Christmas is coming in three days - hope you've got your shopping done. Over the week-end, the stores here in Paris were jammed with people trying to make last-minute purchases, including on Sunday. For anyone unfamiliar with the pace of life in France, this is highly unusual. All but certain "essential" shops (e.g., restaurants, one pharmacy per quartier, the neighbourhood boulangerie - life in France without fresh-baked bread is not life) must close on Sundays, save for a handful of "ouvertures exceptionnelles".
The final Sunday before Christmas is one of les exceptions.
Reading today in the paper, another US tradition has landed here in France. "Regifting," which is to say, the practice of taking a gift you don't really like, re-wrapping it, and then presenting it to someone else. The practice became famous in the States thanks to the "Seinfeld" television programme, but it's now becoming quite the thing in Paris as well.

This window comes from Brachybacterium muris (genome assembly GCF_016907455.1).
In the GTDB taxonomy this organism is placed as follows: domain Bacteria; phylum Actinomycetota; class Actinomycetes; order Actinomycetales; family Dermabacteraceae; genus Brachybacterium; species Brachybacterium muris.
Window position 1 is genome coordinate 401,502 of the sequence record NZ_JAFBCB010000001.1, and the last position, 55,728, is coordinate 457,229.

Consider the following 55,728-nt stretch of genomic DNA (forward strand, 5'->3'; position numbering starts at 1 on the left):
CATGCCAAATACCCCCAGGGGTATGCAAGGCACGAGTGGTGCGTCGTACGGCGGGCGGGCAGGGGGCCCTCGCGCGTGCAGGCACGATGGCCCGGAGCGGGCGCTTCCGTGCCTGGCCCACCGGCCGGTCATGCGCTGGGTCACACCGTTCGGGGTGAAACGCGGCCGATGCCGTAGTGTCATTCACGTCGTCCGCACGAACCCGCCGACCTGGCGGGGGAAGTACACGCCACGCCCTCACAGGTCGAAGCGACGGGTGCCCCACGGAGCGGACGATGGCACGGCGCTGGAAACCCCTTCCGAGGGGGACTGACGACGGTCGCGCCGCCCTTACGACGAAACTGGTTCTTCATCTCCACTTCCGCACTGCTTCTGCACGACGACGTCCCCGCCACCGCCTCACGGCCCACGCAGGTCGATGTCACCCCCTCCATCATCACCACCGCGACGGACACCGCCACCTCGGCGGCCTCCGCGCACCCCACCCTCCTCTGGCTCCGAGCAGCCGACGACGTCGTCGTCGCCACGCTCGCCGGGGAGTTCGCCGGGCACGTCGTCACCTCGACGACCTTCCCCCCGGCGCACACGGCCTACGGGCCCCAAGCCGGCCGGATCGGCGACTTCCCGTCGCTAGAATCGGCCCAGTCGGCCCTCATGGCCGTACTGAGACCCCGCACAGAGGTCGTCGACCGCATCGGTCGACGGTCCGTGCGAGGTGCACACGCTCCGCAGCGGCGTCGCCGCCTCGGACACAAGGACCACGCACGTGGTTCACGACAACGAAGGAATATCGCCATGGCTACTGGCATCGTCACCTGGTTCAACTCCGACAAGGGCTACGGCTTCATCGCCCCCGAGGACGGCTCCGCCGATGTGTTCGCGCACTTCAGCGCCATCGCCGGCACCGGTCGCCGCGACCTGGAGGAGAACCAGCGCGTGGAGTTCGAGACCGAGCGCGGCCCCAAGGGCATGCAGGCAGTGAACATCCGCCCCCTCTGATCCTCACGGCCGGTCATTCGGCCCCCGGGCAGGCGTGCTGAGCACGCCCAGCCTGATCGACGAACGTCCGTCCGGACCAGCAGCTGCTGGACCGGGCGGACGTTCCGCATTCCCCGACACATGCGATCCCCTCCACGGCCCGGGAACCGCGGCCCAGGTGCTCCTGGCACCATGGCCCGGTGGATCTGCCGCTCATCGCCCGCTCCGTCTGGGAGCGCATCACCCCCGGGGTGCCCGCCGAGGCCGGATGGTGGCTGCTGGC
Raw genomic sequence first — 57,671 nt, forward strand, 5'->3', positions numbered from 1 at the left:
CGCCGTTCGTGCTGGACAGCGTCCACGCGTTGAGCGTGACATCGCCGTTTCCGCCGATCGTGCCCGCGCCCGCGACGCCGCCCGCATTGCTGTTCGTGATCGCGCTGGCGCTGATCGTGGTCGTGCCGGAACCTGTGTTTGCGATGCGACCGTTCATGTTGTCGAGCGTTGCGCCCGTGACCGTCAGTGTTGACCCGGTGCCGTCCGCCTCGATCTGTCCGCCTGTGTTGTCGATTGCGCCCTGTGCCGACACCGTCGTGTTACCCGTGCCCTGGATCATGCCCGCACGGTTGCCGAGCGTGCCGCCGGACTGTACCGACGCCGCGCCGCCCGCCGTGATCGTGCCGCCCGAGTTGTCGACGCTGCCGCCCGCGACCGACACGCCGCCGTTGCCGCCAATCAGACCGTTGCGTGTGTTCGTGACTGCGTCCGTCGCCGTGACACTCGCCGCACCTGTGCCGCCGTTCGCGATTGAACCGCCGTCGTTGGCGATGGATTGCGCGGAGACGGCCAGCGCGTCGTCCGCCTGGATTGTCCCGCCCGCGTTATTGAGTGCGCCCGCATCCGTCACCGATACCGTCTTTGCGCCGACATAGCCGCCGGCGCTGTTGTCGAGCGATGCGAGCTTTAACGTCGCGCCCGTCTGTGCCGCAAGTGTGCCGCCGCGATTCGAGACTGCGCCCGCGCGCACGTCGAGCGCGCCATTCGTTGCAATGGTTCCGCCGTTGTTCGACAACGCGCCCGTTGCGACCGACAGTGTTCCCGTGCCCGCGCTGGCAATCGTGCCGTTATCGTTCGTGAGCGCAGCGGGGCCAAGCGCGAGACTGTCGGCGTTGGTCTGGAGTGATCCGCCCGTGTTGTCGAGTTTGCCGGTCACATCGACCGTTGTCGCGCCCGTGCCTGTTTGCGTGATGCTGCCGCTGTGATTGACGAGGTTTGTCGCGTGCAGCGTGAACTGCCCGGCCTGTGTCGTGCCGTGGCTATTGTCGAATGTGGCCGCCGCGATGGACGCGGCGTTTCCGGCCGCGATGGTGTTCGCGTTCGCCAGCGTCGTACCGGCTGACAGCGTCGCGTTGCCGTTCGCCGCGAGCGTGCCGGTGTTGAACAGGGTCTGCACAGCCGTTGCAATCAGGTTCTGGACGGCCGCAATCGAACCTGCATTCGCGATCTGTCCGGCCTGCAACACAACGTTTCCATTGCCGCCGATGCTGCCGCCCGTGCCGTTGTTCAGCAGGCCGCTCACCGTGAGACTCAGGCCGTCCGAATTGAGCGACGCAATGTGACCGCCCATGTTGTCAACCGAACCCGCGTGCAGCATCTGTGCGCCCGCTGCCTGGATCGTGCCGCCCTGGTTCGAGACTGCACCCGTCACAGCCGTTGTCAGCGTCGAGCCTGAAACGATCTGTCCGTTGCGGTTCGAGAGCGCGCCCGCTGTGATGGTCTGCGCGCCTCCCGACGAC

According to a recent sondage, nearly one third of respondents answered that they were so disappointed by a present received, the item was re-gifted. And one in six were immediately re-sold on the internet.
The Anglicism "le re-gifting" was actually used, with a parenthetic explanation <<ils iront même jusqu'à les "offrir" à un proche.>>
The article is quite helpful beyond the laugh. Titled "Les Cadeaux A Ne Pas Faire" (The gifts not to give), advice is presented on the top "bad gifts," helpfully broken down for him and for her.
For the gentlemen, do not wrap for your wife/girlfriend
- Les équipements de bricolage (tools and equipment for home repair) - cited by 23% of French women as terrible, unwanted gifts
- Les appareils électroménagers (small household electrics, like a vacuum cleaner) 15%
- Chaussettes (socks) 9%
And for the ladies, your husband/boyfriend does not want
- Chaussettes (13%)
- Cosmétiques (9%)
- Equipements pour la cuisine (kitchen appliances) 6%
It looks like there is some commonality in the battle of the sexes. Neither women nor men wants socks as a present, and both do not appreciate items for the kitchen.
I guess this latter explains why French people eat out in restaurants so frequently.
Bon Noel à tous!